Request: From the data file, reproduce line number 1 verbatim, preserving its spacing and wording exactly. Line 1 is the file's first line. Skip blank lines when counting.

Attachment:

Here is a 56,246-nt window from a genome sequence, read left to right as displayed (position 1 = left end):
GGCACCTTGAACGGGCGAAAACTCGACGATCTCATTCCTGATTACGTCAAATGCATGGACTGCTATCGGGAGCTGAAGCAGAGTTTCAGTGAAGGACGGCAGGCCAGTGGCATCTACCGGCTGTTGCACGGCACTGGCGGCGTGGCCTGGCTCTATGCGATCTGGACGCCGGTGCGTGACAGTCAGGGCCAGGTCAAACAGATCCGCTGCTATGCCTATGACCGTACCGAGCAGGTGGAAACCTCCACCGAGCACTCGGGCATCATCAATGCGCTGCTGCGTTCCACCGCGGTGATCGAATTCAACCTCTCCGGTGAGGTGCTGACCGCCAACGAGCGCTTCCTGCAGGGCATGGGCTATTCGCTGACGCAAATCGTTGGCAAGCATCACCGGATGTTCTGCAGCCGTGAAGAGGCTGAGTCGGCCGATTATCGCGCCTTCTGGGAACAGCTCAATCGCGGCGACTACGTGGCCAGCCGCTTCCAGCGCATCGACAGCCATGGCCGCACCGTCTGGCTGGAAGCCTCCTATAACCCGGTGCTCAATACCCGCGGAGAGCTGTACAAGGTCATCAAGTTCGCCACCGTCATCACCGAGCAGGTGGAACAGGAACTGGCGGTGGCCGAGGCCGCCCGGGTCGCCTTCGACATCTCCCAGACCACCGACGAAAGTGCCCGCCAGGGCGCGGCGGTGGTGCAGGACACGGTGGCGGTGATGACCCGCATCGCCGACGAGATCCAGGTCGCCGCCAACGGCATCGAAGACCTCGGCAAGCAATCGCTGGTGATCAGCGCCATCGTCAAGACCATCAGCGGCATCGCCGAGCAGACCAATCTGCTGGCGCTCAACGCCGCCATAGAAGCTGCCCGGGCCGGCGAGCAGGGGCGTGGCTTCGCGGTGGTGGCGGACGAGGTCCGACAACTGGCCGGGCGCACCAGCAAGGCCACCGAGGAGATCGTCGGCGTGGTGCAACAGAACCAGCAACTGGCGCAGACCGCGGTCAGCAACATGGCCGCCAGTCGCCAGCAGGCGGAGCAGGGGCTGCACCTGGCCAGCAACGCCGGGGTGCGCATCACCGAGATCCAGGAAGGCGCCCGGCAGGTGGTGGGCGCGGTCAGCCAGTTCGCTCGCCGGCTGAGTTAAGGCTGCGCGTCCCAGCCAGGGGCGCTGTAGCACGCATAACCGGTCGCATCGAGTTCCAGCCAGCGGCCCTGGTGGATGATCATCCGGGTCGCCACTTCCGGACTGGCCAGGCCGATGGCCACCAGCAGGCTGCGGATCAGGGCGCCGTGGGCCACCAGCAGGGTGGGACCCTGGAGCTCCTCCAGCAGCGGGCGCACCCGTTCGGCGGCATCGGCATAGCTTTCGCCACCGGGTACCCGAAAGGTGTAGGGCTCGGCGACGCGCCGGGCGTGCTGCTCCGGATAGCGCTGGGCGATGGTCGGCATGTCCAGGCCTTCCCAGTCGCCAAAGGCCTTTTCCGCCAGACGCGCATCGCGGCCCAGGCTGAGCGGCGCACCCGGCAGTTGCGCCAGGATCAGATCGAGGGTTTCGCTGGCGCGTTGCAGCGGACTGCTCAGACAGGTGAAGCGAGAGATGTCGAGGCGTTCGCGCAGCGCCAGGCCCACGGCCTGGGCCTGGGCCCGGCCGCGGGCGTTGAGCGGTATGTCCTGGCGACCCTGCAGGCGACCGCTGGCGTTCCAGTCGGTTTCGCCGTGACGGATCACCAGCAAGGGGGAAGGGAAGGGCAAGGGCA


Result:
Here is a 56,246-nt window from a genome sequence, read left to right as displayed (position 1 = left end):